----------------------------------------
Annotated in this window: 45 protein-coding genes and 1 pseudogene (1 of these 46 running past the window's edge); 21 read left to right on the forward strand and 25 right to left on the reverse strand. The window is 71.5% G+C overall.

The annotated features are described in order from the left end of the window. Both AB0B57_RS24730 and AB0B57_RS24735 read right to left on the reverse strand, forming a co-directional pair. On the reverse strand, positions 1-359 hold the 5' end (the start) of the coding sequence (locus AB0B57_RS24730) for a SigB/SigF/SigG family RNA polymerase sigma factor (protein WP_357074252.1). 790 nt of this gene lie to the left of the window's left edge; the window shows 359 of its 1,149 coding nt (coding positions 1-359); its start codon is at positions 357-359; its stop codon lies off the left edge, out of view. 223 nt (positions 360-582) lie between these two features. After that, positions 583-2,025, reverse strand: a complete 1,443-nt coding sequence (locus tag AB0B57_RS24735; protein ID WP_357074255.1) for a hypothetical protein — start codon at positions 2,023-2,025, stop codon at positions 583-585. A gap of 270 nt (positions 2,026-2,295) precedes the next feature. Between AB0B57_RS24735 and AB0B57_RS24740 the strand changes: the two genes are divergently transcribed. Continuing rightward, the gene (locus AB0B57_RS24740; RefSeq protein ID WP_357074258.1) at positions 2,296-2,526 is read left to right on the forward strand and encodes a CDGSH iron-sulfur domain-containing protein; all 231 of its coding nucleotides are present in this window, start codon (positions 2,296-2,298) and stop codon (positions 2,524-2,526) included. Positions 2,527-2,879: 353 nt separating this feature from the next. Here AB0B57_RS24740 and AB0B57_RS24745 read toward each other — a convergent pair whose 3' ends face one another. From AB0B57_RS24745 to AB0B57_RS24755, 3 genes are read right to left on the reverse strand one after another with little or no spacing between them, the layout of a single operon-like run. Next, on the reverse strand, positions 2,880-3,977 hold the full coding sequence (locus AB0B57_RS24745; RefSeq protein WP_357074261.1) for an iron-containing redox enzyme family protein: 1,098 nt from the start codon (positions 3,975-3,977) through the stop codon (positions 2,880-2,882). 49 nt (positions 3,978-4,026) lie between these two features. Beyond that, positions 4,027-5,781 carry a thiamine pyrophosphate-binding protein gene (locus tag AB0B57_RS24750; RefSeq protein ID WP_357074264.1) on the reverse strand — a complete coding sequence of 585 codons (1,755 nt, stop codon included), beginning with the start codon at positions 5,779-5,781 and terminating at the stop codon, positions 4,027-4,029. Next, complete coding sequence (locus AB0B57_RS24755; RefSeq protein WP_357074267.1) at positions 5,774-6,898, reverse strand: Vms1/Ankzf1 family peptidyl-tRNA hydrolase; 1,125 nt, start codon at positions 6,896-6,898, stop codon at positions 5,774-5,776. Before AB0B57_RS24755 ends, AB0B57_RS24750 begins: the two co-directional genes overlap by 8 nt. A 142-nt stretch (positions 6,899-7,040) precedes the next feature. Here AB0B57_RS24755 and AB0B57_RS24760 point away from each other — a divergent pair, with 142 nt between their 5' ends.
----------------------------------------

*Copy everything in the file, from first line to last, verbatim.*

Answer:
Annotated in this window: 45 protein-coding genes and 1 pseudogene (1 of these 46 running past the window's edge); 21 read left to right on the forward strand and 25 right to left on the reverse strand. The window is 71.5% G+C overall.

The annotated features are described in order from the left end of the window. Both AB0B57_RS24730 and AB0B57_RS24735 read right to left on the reverse strand, forming a co-directional pair. On the reverse strand, positions 1-359 hold the 5' end (the start) of the coding sequence (locus AB0B57_RS24730) for a SigB/SigF/SigG family RNA polymerase sigma factor (protein WP_357074252.1). 790 nt of this gene lie to the left of the window's left edge; the window shows 359 of its 1,149 coding nt (coding positions 1-359); its start codon is at positions 357-359; its stop codon lies off the left edge, out of view. 223 nt (positions 360-582) lie between these two features. After that, positions 583-2,025, reverse strand: a complete 1,443-nt coding sequence (locus tag AB0B57_RS24735; protein ID WP_357074255.1) for a hypothetical protein — start codon at positions 2,023-2,025, stop codon at positions 583-585. A gap of 270 nt (positions 2,026-2,295) precedes the next feature. Between AB0B57_RS24735 and AB0B57_RS24740 the strand changes: the two genes are divergently transcribed. Continuing rightward, the gene (locus AB0B57_RS24740; RefSeq protein ID WP_357074258.1) at positions 2,296-2,526 is read left to right on the forward strand and encodes a CDGSH iron-sulfur domain-containing protein; all 231 of its coding nucleotides are present in this window, start codon (positions 2,296-2,298) and stop codon (positions 2,524-2,526) included. Positions 2,527-2,879: 353 nt separating this feature from the next. Here AB0B57_RS24740 and AB0B57_RS24745 read toward each other — a convergent pair whose 3' ends face one another. From AB0B57_RS24745 to AB0B57_RS24755, 3 genes are read right to left on the reverse strand one after another with little or no spacing between them, the layout of a single operon-like run. Next, on the reverse strand, positions 2,880-3,977 hold the full coding sequence (locus AB0B57_RS24745; RefSeq protein WP_357074261.1) for an iron-containing redox enzyme family protein: 1,098 nt from the start codon (positions 3,975-3,977) through the stop codon (positions 2,880-2,882). 49 nt (positions 3,978-4,026) lie between these two features. Beyond that, positions 4,027-5,781 carry a thiamine pyrophosphate-binding protein gene (locus tag AB0B57_RS24750; RefSeq protein ID WP_357074264.1) on the reverse strand — a complete coding sequence of 585 codons (1,755 nt, stop codon included), beginning with the start codon at positions 5,779-5,781 and terminating at the stop codon, positions 4,027-4,029. Next, complete coding sequence (locus AB0B57_RS24755; RefSeq protein WP_357074267.1) at positions 5,774-6,898, reverse strand: Vms1/Ankzf1 family peptidyl-tRNA hydrolase; 1,125 nt, start codon at positions 6,896-6,898, stop codon at positions 5,774-5,776. Before AB0B57_RS24755 ends, AB0B57_RS24750 begins: the two co-directional genes overlap by 8 nt. A 142-nt stretch (positions 6,899-7,040) precedes the next feature. Here AB0B57_RS24755 and AB0B57_RS24760 point away from each other — a divergent pair, with 142 nt between their 5' ends.